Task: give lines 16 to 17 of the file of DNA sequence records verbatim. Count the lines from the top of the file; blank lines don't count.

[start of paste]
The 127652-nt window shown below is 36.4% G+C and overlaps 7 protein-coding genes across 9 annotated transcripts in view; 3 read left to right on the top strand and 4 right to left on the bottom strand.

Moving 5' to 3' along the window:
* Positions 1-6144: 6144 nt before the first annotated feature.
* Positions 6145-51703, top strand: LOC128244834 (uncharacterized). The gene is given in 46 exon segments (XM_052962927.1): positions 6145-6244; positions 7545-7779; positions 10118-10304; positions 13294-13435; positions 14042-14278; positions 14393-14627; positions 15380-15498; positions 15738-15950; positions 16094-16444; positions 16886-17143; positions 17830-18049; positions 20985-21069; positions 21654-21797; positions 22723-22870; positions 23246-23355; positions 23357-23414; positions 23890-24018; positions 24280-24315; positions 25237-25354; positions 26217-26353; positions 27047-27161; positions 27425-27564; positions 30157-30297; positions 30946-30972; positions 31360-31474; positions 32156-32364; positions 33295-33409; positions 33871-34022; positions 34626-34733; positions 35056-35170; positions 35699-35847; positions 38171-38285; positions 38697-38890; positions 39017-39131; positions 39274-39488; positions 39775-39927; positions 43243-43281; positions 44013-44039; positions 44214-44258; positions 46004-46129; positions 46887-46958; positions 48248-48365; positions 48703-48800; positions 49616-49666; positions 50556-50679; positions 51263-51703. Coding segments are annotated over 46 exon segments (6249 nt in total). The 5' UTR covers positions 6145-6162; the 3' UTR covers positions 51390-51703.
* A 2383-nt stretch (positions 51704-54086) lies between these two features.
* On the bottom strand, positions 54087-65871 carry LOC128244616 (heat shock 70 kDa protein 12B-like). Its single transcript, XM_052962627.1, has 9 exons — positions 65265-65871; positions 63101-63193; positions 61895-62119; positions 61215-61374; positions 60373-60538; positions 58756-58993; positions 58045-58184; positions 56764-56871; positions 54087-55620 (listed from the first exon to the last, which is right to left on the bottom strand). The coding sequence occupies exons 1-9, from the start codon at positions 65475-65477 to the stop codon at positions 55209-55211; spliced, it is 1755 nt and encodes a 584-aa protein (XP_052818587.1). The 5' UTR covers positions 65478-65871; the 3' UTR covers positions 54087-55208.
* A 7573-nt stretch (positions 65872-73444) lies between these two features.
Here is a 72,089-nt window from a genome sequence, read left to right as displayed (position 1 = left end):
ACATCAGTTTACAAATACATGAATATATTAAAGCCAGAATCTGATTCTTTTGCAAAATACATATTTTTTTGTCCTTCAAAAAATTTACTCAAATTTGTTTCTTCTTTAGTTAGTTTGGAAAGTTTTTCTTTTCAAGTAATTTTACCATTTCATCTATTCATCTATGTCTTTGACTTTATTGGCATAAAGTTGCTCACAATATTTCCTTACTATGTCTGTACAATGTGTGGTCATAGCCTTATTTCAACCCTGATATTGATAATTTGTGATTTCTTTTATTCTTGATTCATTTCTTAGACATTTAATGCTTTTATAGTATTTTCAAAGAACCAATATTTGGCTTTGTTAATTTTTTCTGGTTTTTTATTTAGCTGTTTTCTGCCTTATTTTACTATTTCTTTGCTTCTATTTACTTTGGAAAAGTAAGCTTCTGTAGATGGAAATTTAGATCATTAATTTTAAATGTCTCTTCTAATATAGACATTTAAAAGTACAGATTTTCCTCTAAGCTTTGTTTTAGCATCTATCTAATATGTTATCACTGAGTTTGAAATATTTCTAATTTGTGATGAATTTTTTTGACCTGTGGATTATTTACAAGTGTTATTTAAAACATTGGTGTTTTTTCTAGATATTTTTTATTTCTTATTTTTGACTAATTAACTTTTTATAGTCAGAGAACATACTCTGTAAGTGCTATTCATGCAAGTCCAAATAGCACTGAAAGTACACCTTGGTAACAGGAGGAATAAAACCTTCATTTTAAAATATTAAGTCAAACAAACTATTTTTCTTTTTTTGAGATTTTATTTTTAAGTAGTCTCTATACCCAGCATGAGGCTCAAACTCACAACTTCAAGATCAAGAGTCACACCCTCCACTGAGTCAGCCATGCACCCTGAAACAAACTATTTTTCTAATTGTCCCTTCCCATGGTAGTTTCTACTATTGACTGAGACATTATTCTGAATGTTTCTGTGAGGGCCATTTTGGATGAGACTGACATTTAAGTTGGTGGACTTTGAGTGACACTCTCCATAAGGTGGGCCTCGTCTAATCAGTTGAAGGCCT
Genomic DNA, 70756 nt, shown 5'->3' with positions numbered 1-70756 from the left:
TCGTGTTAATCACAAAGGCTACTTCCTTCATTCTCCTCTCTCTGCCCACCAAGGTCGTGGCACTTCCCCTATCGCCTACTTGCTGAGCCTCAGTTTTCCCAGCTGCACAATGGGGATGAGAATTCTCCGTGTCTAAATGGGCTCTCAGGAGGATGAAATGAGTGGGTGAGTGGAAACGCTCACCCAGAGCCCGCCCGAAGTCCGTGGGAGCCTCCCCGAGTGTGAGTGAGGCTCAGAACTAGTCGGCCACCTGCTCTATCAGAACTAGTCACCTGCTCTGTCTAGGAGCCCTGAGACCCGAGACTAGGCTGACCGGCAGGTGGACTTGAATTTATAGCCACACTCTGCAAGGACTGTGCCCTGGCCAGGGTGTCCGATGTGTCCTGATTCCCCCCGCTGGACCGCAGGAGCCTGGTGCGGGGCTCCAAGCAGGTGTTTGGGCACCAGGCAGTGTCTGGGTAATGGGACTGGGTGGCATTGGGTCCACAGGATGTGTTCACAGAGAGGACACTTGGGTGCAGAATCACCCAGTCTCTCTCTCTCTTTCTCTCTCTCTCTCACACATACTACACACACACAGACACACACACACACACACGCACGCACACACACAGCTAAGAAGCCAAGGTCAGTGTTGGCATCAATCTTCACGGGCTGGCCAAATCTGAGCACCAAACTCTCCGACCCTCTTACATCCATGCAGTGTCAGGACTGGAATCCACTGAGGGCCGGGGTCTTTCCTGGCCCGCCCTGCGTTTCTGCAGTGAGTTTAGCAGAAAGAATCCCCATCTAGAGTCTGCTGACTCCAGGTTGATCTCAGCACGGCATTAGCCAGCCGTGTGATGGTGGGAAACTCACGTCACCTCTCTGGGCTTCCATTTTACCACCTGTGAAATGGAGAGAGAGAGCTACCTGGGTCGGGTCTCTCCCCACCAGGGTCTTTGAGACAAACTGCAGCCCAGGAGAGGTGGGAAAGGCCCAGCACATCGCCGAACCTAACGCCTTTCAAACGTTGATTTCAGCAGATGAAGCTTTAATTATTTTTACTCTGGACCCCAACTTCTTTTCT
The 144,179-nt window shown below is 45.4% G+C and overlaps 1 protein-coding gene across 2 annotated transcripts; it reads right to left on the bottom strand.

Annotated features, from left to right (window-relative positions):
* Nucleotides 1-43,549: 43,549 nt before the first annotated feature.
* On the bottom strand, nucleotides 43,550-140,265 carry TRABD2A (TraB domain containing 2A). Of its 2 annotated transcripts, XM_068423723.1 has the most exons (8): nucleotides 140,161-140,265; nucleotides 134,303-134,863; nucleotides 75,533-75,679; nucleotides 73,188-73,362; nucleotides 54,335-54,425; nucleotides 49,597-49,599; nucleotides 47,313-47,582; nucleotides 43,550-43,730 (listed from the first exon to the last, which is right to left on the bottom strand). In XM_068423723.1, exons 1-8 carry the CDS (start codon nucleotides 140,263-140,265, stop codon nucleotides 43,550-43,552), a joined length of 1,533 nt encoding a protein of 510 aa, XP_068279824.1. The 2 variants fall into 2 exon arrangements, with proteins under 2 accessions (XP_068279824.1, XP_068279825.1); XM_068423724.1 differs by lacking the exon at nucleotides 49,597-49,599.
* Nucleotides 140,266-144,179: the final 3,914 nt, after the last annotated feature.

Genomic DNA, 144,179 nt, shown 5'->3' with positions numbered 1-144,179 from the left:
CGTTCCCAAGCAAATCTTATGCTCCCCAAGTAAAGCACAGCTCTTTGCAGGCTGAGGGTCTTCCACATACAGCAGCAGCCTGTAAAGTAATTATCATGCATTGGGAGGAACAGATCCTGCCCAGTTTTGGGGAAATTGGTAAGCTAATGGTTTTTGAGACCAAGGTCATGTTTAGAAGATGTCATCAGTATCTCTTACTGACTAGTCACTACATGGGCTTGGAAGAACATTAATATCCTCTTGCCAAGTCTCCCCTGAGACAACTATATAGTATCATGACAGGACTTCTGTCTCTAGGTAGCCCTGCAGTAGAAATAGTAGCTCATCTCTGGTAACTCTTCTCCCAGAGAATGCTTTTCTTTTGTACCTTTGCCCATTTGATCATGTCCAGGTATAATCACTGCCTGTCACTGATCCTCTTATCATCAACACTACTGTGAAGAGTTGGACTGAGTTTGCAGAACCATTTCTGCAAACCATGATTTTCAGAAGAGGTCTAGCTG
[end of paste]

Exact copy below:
* Nucleotides 140,266-144,179: the final 3,914 nt, after the last annotated feature.

Genomic DNA, 144,179 nt, shown 5'->3' with positions numbered 1-144,179 from the left: